True Price: Roefie Hueting was right

Example of true price: coffee
Example of true price: coffee

It strikes me that so many aging, i.e. retired people, attend sustainability conferences. Youngsters are present but mainly on behalf of their employers. Elderly people have been engaged in other sectors and now concentrate on sustainability issues. Quite enthusiastically. And quite knowledgeable. Not long ago, I talked to an oil engineer from Persia (the era of the shah, and that is long ago), who now sells solar technology. Interesting as a phenomenon, but besides the point of this column.

Once again, at the ‘True Pricing’ meeting, organized by Foreign Affairs in The Hague, there were many aging people. True Pricing is about calculating corporate results on the basis of true costs, i.e. taking into account ‘externalities’ (which we used to call environmental costs). A year ago, German sports shoe brand PUMA was the first company publishing such an annual account. Although, the first one?

Roefie Hueting
Roefie Hueting is a gifted jazz pianist, too; here at the North Sea jazz festival in the 1970s

Sustainable National Income
I am fortunate to have participated for some time in environmental discussions, and I remember Roefie Hueting (1929), a Dutch economist who in 1974 wrote a dissertation entitled ‘New Scarcity and Economic Growth’. He was the first one to indicate that corporate revenues are not realistic unless diminished with the environmental costs of its products. He also coined the term Sustainable National Income. Together with Jan Tinbergen, the first Nobel Prize winner for economy, he made a rough calculation of Sustainable World Income for the Rio 1992 conference. Credit where credit is due.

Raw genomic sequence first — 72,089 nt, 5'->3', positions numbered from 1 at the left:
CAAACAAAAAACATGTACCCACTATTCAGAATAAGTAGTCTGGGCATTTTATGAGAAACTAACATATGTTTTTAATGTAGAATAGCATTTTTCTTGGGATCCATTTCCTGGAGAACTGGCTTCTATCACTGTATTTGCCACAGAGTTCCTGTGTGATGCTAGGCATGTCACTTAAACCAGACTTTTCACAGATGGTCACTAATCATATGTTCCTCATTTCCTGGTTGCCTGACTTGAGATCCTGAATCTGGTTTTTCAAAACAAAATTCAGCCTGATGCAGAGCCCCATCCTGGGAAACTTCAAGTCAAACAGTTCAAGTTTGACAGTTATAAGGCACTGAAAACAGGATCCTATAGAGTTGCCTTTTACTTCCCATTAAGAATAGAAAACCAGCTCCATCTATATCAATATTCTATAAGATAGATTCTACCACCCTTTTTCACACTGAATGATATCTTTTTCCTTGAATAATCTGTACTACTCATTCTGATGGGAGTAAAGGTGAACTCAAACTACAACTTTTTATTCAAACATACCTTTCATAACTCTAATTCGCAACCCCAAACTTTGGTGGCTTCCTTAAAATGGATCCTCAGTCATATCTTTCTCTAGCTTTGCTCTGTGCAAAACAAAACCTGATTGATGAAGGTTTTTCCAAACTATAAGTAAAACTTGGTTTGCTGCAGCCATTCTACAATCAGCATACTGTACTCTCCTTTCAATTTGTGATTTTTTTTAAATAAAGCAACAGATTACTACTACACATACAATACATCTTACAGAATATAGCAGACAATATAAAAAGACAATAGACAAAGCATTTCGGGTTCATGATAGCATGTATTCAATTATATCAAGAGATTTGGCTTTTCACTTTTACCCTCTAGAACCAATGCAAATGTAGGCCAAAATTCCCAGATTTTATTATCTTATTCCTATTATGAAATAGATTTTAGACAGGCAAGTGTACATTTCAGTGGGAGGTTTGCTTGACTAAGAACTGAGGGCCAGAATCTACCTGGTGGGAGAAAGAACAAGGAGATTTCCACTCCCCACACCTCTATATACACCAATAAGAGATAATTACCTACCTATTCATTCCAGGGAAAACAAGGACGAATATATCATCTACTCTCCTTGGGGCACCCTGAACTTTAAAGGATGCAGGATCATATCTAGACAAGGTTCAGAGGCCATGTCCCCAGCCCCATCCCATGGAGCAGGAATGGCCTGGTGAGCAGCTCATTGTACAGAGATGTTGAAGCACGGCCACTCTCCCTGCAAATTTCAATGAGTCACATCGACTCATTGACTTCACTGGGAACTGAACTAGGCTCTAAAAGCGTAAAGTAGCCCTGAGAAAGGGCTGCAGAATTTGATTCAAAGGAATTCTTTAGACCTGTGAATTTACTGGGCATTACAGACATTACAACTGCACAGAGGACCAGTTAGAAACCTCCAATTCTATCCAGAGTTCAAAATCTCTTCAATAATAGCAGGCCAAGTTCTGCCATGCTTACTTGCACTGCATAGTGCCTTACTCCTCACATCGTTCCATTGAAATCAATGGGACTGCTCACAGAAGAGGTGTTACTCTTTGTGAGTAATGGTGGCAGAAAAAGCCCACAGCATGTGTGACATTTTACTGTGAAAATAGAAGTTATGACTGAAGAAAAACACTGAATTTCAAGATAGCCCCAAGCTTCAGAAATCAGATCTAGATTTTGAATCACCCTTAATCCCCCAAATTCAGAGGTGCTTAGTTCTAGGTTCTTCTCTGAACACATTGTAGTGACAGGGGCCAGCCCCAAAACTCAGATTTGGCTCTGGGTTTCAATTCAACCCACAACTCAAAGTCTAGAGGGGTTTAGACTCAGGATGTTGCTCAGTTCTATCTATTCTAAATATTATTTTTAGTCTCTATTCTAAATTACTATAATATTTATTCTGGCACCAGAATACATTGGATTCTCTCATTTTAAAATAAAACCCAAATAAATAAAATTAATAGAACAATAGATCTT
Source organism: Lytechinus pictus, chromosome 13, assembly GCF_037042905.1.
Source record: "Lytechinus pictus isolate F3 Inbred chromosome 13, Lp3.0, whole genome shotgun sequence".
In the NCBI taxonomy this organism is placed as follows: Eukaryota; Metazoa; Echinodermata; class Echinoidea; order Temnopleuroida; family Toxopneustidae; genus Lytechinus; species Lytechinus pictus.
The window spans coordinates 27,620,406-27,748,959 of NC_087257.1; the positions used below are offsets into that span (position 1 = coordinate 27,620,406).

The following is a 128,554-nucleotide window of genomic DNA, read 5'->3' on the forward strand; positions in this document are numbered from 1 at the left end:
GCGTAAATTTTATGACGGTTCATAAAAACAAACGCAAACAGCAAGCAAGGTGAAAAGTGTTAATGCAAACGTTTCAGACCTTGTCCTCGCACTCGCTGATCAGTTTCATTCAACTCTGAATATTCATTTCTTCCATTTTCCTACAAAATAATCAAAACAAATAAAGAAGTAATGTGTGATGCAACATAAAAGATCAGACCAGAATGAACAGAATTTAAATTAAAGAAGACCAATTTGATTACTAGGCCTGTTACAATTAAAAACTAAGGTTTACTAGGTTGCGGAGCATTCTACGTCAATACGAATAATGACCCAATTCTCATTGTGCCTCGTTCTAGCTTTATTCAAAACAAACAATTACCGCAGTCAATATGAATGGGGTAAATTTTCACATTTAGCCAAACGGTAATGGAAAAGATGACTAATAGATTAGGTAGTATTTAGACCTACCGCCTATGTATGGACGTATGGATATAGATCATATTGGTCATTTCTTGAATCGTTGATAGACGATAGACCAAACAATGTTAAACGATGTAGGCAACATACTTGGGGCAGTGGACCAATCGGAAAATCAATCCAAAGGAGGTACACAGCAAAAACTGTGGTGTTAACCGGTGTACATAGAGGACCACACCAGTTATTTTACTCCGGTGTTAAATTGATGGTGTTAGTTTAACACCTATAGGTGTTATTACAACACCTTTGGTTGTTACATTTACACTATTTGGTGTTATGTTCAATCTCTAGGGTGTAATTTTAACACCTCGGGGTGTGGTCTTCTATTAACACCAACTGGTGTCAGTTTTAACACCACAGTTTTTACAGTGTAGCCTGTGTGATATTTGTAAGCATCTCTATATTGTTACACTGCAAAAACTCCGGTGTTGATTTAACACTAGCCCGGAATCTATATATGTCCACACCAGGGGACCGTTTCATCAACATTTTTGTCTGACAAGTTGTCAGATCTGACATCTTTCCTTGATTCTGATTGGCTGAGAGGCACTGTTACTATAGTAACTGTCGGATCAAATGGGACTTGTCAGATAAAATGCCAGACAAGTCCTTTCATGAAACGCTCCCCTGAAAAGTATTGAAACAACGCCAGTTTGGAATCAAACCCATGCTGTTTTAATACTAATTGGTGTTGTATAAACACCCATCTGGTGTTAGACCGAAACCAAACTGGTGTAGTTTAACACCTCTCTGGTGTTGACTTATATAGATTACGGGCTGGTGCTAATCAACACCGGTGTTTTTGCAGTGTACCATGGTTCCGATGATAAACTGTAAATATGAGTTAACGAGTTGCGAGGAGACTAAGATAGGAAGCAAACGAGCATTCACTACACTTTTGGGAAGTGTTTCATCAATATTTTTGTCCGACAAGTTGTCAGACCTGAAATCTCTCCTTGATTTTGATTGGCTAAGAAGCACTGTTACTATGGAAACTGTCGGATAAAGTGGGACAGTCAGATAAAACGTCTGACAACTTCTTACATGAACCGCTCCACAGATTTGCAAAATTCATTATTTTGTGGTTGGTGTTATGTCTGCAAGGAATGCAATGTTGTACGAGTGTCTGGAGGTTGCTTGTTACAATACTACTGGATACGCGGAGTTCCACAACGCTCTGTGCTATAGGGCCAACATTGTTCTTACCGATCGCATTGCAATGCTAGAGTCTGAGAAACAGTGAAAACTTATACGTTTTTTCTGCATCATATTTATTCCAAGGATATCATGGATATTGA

At Foreign Affairs, Reiner Hengstmann explained the True Pricing concept. Reiner is Global Director Safe Supply Chain for PUMA, and the man who thought it up and organized it for them. With all environmental costs taken into account, PUMA would have earned € 145 million less. Transparency and a better understanding were the main reasons for this exercise, Rainer said, ‘we now know where we stand’. He called the calculations a risk management and a transparency tool. It was not a Cradle-to-Cradle (C2C) exercise, as PUMA does not know exactly what its clients do with discarded shoes. But it is Cradle-to-Gate. Meaning: up to the moment when the product leaves the factory gate.

Excessive water use
Suppliers are responsible for by far the largest share of the environmental loss (€ 83 million). In this case, the number of suppliers exceeds 500. Particularly, excessive water use is the culprit. Not surprising, knowing that production of one pair of jeans requires 10.000 litres of water. Rainer also said that the result would even have been much higher if they had paid a fair wage to every producer of PUMA products. ‘We can achieve nothing on our own,’ he said, ‘but together with Adidas and Nike we might arrive at indexes for ecology and for labour in our sector.’

In the discussion, people appeared to be surprised that externalities could be compensated by raising the product’s price with 5%. To me, this does not seem to be something our rich western world could not carry. But then, I always had the impression that producers in these sectors earn more than they deserve, once they started producing in India and China, without letting us share the benefits of their doing so. And if we really talk true pricing, a few wage increases for workers in developing countries might be fair. But let us not press the issue. Environmental costs first. Roefie Hueting’s work was not about disadvantaged workers in the third world either.

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